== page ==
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Housework Related Policies - Determinants and Consequences

Final Report Summary - HOUSEWORK POLICIES (Housework Related Policies - Determinants and Consequences)

CIG Project no. 618294 - “Housework Policies” – Final Report

The rise in Second Demographic Transition (SDT) behavior in developed countries, which includes union dissolution, an increase in childlessness and low levels of childbearing, among other phenomena, has become a cause for alarm among scientists and policy makers. As a family demographer I am interested in the factors that drive SDT behavior and family change. In particular, I seek to examine the role of economics of households in driving or inhibiting SDT behavior and the ways in which governmental policies shape these relationships. My CIG project investigates the determinants and demographic consequences of government policies that give incentives to households to outsource housework. In my work, I suggest that family outsourcing – the process by which households contract-out functions, previously done in-house, to people in their social network or to commercial or public-sector service providers – is a mechanism that can potentially help spouses reduce work-family conflicts, and therefore may affect women’s childbearing decisions and labor force activity. Households’ ability to outsource domestic labor is dependent on the state and the market – the providers of such services. The outcomes of the “Housework Policies” CIG project reflect the dynamic relationships between the households, the market and the state and also demonstrate the demographic and economic implications of outsourcing among households. Raz-Yurovich (2014), applies the Transaction Cost Approach, formulated by organizational economists, to households and discussed the possible implications of outsourcing on childbearing decisions and women’s labor force participation. Published in the highly esteemed Population and Development Review, this theoretical paper is among the few to apply this approach to families and households. It also contributes to theories of domestic consumption by focusing on the consumption of services and goods that are close substitutes for domestic work and by analyzing the impediments to such consumption. This article set out the hypotheses that I then went on to analyze empirically in my subsequent work. For example, in Raz-Yurovich (2016) I demonstrated that the outsourcing of domestic labor following the birth of the first child is positively associated with a higher probability of a subsequent second birth in German women. In Raz-Yurovich & Marx (2017), I examined, together with Prof. Ive Marx, Chair of the Sociology Department at the University of Antwerp, the hypothesis concerning the role of outsourcing in increasing women’s labor force participation. The investigation of government policies that give incentives to households to outsource housework is a contribution to policy-oriented demographic research that focused mainly on family policies related to care, ignoring policies related to housework. Raz-Yurovich (2016) discusses the German Mini-Jobs Scheme and how it has affected domestic outsourcing in German households while Raz-Yurovich & Marx (2017) shows how the Belgian Service Vouchers Scheme, aimed at creating jobs for low-skilled people in the domestic service sector, has affected not only the employment rates of low-skilled women but also those of highly skilled women, who are the users of this scheme. In Manuscript A, we refer to the enactment of the Belgian SVS as a natural experiment and seek to identify the causal effect of outsourcing on the employment rates of highly-skilled women. Manuscript B, pursues this further by examining the triad relationship between households, the market, and the state. It analyzes why 21st century households in developed countries are increasingly employing domestic workers, and the role that demographic trends and family policies play in driving this phenomenon. Manuscript C, a joint project with my M.A. student, Rozanna Almog, investigates the factors that explain the outsourcing of childcare among mothers of children aged 0-5 in Russia, a country that retreated from the provision of childcare services. The post-communist Russian childcare policy is discussed in this manuscript. Overall, the results of the “Housework Policies” CIG project demonstrate that governmental policies that give incentives to households to outsource housework reduce the work-family conflict among households and affect women’s childbearing decisions and labor force activity. The growing tendency of households to become employers of domestic workers may also have positive economic implications if more jobs are available for low-skilled workers and if these jobs contribute to their social integration. However, if domestic employment is based on informal bilateral employment relationships, or if it is not sufficiently regulated by the state, it may become precarious for the employees and harm their social protection. Moreover, as long as domestic workers are overrepresented with female employees, domestic employment will maintain and strengthen gender inequality within households and in the labor market. Policymakers should be aware of these positive and negative implications of domestic outsourcing in order to make better informed decisions in this domain.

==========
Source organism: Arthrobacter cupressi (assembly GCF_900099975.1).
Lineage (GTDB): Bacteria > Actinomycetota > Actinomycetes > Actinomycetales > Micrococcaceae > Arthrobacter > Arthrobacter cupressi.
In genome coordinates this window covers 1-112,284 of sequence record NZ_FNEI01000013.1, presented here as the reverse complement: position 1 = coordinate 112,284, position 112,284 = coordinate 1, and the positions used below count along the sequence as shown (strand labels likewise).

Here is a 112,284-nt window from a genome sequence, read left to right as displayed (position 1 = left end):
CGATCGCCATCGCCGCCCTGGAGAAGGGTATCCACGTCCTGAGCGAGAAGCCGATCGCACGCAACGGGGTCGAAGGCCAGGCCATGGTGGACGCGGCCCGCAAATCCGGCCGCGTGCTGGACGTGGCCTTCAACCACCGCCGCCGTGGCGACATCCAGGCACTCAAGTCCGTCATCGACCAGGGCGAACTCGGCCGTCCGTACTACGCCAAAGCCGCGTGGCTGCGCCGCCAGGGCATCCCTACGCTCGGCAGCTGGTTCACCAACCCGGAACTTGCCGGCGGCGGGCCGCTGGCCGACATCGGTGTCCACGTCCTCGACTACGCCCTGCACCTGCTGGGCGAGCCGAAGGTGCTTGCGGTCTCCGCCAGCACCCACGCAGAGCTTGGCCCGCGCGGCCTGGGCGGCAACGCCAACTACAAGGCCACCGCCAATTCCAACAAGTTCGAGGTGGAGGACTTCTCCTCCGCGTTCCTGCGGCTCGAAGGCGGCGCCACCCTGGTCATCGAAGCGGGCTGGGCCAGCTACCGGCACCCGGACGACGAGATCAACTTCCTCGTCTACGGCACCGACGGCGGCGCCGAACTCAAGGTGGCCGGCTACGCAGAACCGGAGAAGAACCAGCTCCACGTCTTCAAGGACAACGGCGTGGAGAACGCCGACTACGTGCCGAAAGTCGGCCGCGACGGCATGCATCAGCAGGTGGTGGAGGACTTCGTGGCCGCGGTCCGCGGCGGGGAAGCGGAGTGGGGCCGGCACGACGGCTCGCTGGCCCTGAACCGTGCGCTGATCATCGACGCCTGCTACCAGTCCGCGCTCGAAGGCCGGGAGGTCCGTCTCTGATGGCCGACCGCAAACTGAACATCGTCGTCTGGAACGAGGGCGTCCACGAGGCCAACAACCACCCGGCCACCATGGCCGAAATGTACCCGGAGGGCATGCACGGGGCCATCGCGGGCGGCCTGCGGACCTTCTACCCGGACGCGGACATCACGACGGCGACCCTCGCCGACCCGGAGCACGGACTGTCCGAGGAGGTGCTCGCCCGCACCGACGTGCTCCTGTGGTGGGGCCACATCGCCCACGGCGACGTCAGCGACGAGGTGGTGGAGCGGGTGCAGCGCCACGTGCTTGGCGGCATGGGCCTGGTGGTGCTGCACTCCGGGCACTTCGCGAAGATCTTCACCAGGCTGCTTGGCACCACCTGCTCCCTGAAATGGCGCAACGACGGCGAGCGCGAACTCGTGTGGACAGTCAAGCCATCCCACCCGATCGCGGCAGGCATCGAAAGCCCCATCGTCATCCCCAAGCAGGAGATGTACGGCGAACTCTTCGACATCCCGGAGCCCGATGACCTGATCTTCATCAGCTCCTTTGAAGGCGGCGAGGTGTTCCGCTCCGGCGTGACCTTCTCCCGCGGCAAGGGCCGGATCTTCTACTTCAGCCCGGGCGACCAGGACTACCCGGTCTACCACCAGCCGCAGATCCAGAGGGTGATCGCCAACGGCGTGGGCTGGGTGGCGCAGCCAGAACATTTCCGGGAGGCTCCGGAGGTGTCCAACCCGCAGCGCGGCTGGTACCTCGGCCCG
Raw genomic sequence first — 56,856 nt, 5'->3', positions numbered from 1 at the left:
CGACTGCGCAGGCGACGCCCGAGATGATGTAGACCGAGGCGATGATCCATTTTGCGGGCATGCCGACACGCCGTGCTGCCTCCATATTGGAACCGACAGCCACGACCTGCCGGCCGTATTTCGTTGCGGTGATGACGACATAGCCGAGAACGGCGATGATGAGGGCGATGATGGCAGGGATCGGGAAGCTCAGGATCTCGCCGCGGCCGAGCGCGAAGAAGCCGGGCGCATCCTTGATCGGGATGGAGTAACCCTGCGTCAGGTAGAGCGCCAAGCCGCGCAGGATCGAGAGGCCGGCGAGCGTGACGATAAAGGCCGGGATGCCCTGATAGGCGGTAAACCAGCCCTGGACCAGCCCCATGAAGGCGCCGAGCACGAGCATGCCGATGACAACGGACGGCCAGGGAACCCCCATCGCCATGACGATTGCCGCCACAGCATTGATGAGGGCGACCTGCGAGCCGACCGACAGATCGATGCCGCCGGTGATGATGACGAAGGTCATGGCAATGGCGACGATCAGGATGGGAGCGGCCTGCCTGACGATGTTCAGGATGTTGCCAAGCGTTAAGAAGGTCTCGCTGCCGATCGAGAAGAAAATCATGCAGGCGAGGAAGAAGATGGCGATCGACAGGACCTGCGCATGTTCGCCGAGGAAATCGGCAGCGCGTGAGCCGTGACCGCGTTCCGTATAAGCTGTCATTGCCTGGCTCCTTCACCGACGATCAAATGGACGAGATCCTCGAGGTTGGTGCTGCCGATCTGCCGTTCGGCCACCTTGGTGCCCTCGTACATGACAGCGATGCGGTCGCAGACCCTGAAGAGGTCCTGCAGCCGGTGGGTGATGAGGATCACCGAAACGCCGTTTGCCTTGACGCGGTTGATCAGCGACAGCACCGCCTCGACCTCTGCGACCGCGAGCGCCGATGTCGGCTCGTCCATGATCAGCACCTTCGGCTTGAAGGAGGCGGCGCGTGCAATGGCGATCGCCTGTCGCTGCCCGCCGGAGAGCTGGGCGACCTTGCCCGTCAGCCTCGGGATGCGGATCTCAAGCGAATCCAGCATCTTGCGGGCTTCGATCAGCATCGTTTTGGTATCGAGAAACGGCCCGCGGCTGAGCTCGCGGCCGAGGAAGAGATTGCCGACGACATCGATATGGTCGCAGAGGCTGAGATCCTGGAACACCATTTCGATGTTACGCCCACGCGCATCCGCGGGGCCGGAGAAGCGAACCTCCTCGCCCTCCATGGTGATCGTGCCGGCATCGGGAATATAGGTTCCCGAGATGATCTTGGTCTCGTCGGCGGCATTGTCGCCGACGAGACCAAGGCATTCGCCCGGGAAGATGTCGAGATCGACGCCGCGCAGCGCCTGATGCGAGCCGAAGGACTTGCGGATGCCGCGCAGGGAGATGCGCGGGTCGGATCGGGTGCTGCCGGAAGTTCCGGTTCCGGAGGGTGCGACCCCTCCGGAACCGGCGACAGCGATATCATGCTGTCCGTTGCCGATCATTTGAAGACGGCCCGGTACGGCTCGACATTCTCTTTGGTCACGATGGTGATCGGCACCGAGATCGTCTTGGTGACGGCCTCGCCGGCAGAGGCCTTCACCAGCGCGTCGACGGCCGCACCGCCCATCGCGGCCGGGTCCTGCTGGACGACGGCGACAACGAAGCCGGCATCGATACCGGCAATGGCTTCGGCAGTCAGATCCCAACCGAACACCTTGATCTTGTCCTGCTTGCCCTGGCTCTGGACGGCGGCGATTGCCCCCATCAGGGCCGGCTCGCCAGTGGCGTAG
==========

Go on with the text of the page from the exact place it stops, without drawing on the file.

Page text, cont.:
The four years of the CIG grant overlap my four first years at the Hebrew University. As a young scholar on a tenure-track position, having the CIG grant contributed profoundly to my professional experience as a researcher and helped me establish myself as an expert in the field of economics of households and family demographics. In September 2019 my tenure committe is expected to meet and decide about my tenure at the Hebrew University. Thanks to the extensive research work I have done and to my achievements in teaching and supervising students, I am confident that I will be granted tenure. My aims are to stay at the Hebrew University for a life-long professorship and continue establishing myself as an international expert in my field of research. The project’s information detailed above is available on the following website: